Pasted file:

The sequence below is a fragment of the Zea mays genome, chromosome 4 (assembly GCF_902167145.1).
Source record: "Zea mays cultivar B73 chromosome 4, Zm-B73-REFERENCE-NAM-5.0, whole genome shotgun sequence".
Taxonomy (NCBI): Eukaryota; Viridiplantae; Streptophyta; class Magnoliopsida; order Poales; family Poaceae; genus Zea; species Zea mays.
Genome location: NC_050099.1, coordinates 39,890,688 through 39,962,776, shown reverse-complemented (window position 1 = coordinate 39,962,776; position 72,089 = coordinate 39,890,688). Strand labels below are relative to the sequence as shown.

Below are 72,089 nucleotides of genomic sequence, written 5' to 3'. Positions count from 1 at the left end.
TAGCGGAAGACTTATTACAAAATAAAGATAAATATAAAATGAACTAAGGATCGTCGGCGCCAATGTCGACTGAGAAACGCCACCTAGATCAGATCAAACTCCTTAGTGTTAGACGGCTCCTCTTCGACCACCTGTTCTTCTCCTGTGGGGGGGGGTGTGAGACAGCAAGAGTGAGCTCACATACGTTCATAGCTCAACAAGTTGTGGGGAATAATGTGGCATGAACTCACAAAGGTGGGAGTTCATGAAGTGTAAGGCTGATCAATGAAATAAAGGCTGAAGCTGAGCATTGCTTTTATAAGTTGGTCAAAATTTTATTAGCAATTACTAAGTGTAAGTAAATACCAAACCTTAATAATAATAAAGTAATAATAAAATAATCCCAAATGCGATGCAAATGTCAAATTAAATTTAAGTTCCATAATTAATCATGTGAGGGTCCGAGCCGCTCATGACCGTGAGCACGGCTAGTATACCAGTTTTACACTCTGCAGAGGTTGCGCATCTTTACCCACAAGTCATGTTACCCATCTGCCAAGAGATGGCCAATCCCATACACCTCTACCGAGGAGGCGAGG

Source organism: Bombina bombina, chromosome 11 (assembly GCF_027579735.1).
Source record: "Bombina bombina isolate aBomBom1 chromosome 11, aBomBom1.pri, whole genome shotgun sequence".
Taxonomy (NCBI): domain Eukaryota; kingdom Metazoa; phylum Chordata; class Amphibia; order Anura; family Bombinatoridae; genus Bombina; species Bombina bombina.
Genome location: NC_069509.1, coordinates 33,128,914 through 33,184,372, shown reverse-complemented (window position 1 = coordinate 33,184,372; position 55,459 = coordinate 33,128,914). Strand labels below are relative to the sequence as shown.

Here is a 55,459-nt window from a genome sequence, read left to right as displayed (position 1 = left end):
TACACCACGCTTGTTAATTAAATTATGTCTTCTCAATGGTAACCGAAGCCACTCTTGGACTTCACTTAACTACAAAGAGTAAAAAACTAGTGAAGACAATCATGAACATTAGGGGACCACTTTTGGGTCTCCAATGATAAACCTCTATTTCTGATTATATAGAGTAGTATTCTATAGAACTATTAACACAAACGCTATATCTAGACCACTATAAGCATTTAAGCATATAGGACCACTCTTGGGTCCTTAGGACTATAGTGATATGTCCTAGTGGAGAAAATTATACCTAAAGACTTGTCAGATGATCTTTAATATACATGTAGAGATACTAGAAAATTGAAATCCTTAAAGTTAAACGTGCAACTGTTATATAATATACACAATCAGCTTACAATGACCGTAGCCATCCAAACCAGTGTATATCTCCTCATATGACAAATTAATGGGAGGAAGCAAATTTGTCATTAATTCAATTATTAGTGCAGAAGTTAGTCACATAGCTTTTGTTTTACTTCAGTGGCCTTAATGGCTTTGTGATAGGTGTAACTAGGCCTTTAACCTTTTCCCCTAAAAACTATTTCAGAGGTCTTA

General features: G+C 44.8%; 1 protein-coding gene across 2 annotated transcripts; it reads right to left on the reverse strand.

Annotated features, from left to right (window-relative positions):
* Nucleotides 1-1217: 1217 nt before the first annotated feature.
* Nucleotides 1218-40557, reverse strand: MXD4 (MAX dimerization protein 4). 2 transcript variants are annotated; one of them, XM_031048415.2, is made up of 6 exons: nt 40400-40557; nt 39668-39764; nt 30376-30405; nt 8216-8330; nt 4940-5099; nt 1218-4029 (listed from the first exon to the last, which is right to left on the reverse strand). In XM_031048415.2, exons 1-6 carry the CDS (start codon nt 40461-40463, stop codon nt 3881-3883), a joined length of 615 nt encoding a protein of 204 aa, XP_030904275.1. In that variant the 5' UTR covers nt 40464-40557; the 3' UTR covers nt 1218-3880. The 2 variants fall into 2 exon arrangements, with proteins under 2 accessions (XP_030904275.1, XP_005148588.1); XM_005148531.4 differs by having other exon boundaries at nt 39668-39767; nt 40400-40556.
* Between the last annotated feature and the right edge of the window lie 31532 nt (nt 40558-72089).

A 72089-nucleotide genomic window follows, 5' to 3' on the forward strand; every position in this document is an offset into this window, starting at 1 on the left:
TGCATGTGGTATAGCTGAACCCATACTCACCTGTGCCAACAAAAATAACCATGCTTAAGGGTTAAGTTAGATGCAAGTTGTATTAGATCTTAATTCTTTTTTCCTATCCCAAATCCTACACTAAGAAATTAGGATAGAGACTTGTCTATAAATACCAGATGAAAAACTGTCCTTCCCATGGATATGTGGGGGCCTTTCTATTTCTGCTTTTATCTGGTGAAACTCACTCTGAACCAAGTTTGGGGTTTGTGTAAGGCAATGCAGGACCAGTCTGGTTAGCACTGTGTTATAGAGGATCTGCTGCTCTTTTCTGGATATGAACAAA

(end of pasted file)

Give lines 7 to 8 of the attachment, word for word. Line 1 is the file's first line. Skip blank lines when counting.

Source organism: Bombina bombina, chromosome 11 (assembly GCF_027579735.1).
Source record: "Bombina bombina isolate aBomBom1 chromosome 11, aBomBom1.pri, whole genome shotgun sequence".